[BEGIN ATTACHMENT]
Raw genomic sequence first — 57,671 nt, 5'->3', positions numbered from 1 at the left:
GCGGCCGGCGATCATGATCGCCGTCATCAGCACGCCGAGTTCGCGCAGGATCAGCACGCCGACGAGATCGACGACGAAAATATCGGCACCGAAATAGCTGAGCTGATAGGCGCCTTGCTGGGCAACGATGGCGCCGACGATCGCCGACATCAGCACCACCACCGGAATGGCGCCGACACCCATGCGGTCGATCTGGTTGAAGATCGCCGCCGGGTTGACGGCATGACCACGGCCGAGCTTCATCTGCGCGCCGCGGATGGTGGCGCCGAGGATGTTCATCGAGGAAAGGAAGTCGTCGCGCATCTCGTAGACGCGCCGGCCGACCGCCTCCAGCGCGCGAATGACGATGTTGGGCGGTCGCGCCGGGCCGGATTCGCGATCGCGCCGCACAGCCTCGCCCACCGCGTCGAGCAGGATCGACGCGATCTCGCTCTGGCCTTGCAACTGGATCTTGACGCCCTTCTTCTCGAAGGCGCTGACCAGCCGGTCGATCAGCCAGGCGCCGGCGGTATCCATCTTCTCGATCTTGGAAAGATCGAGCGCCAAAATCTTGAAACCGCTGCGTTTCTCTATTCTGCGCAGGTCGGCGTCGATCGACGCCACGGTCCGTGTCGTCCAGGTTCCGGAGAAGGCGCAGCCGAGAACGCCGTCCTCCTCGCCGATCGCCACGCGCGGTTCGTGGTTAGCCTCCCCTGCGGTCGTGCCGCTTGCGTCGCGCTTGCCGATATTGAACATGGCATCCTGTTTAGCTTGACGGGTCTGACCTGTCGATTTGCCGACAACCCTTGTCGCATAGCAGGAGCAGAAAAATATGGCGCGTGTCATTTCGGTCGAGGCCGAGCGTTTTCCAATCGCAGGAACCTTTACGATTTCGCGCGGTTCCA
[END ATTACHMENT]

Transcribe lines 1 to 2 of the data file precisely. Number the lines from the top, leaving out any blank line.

Raw genomic sequence first — 57,671 nt, 5'->3', positions numbered from 1 at the left:
GCGGCCGGCGATCATGATCGCCGTCATCAGCACGCCGAGTTCGCGCAGGATCAGCACGCCGACGAGATCGACGACGAAAATATCGGCACCGAAATAGCTGAGCTGATAGGCGCCTTGCTGGGCAACGATGGCGCCGACGATCGCCGACATCAGCACCACCACCGGAATGGCGCCGACACCCATGCGGTCGATCTGGTTGAAGATCGCCGCCGGGTTGACGGCATGACCACGGCCGAGCTTCATCTGCGCGCCGCGGATGGTGGCGCCGAGGATGTTCATCGAGGAAAGGAAGTCGTCGCGCATCTCGTAGACGCGCCGGCCGACCGCCTCCAGCGCGCGAATGACGATGTTGGGCGGTCGCGCCGGGCCGGATTCGCGATCGCGCCGCACAGCCTCGCCCACCGCGTCGAGCAGGATCGACGCGATCTCGCTCTGGCCTTGCAACTGGATCTTGACGCCCTTCTTCTCGAAGGCGCTGACCAGCCGGTCGATCAGCCAGGCGCCGGCGGTATCCATCTTCTCGATCTTGGAAAGATCGAGCGCCAAAATCTTGAAACCGCTGCGTTTCTCTATTCTGCGCAGGTCGGCGTCGATCGACGCCACGGTCCGTGTCGTCCAGGTTCCGGAGAAGGCGCAGCCGAGAACGCCGTCCTCCTCGCCGATCGCCACGCGCGGTTCGTGGTTAGCCTCCCCTGCGGTCGTGCCGCTTGCGTCGCGCTTGCCGATATTGAACATGGCATCCTGTTTAGCTTGACGGGTCTGACCTGTCGATTTGCCGACAACCCTTGTCGCATAGCAGGAGCAGAAAAATATGGCGCGTGTCATTTCGGTCGAGGCCGAGCGTTTTCCAATCGCAGGAACCTTTACGATTTCGCGCGGTTCCA